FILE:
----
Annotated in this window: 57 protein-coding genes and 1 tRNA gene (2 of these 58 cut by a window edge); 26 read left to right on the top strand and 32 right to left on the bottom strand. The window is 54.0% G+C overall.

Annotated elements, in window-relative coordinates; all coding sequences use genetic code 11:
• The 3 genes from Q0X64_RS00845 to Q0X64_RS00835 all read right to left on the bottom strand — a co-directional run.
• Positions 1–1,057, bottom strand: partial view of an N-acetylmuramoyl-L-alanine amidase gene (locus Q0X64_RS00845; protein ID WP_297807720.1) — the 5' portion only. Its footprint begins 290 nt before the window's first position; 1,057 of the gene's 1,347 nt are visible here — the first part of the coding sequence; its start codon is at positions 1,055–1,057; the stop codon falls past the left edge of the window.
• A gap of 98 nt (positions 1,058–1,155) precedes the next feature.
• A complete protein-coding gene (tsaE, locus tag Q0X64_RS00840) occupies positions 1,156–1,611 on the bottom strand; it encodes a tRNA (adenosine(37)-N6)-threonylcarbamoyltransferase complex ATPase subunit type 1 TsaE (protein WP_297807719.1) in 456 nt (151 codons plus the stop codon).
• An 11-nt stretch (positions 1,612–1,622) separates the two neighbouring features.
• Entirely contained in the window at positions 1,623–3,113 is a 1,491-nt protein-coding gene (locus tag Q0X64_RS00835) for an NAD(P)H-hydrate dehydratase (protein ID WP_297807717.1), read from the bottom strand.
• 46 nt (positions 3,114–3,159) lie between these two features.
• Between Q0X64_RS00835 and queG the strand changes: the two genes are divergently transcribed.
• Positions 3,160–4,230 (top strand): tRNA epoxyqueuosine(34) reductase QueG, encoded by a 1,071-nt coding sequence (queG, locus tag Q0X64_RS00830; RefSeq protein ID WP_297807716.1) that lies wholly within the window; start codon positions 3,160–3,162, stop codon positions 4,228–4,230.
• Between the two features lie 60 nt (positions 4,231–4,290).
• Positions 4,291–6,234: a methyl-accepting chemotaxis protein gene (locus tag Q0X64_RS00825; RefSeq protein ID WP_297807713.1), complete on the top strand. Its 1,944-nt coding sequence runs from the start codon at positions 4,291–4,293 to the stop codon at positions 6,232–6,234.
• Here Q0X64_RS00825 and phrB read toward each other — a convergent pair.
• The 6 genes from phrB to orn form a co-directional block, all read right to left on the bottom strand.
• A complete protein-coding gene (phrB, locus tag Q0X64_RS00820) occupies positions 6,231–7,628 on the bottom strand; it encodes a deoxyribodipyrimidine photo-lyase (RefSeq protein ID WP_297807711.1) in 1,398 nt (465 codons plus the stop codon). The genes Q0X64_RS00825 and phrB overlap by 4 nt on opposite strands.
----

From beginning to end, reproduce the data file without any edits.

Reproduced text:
Annotated in this window: 57 protein-coding genes and 1 tRNA gene (2 of these 58 cut by a window edge); 26 read left to right on the top strand and 32 right to left on the bottom strand. The window is 54.0% G+C overall.

Annotated elements, in window-relative coordinates; all coding sequences use genetic code 11:
• The 3 genes from Q0X64_RS00845 to Q0X64_RS00835 all read right to left on the bottom strand — a co-directional run.
• Positions 1–1,057, bottom strand: partial view of an N-acetylmuramoyl-L-alanine amidase gene (locus Q0X64_RS00845; protein ID WP_297807720.1) — the 5' portion only. Its footprint begins 290 nt before the window's first position; 1,057 of the gene's 1,347 nt are visible here — the first part of the coding sequence; its start codon is at positions 1,055–1,057; the stop codon falls past the left edge of the window.
• A gap of 98 nt (positions 1,058–1,155) precedes the next feature.
• A complete protein-coding gene (tsaE, locus tag Q0X64_RS00840) occupies positions 1,156–1,611 on the bottom strand; it encodes a tRNA (adenosine(37)-N6)-threonylcarbamoyltransferase complex ATPase subunit type 1 TsaE (protein WP_297807719.1) in 456 nt (151 codons plus the stop codon).
• An 11-nt stretch (positions 1,612–1,622) separates the two neighbouring features.
• Entirely contained in the window at positions 1,623–3,113 is a 1,491-nt protein-coding gene (locus tag Q0X64_RS00835) for an NAD(P)H-hydrate dehydratase (protein ID WP_297807717.1), read from the bottom strand.
• 46 nt (positions 3,114–3,159) lie between these two features.
• Between Q0X64_RS00835 and queG the strand changes: the two genes are divergently transcribed.
• Positions 3,160–4,230 (top strand): tRNA epoxyqueuosine(34) reductase QueG, encoded by a 1,071-nt coding sequence (queG, locus tag Q0X64_RS00830; RefSeq protein ID WP_297807716.1) that lies wholly within the window; start codon positions 3,160–3,162, stop codon positions 4,228–4,230.
• Between the two features lie 60 nt (positions 4,231–4,290).
• Positions 4,291–6,234: a methyl-accepting chemotaxis protein gene (locus tag Q0X64_RS00825; RefSeq protein ID WP_297807713.1), complete on the top strand. Its 1,944-nt coding sequence runs from the start codon at positions 4,291–4,293 to the stop codon at positions 6,232–6,234.
• Here Q0X64_RS00825 and phrB read toward each other — a convergent pair.
• The 6 genes from phrB to orn form a co-directional block, all read right to left on the bottom strand.
• A complete protein-coding gene (phrB, locus tag Q0X64_RS00820) occupies positions 6,231–7,628 on the bottom strand; it encodes a deoxyribodipyrimidine photo-lyase (RefSeq protein ID WP_297807711.1) in 1,398 nt (465 codons plus the stop codon). The genes Q0X64_RS00825 and phrB overlap by 4 nt on opposite strands.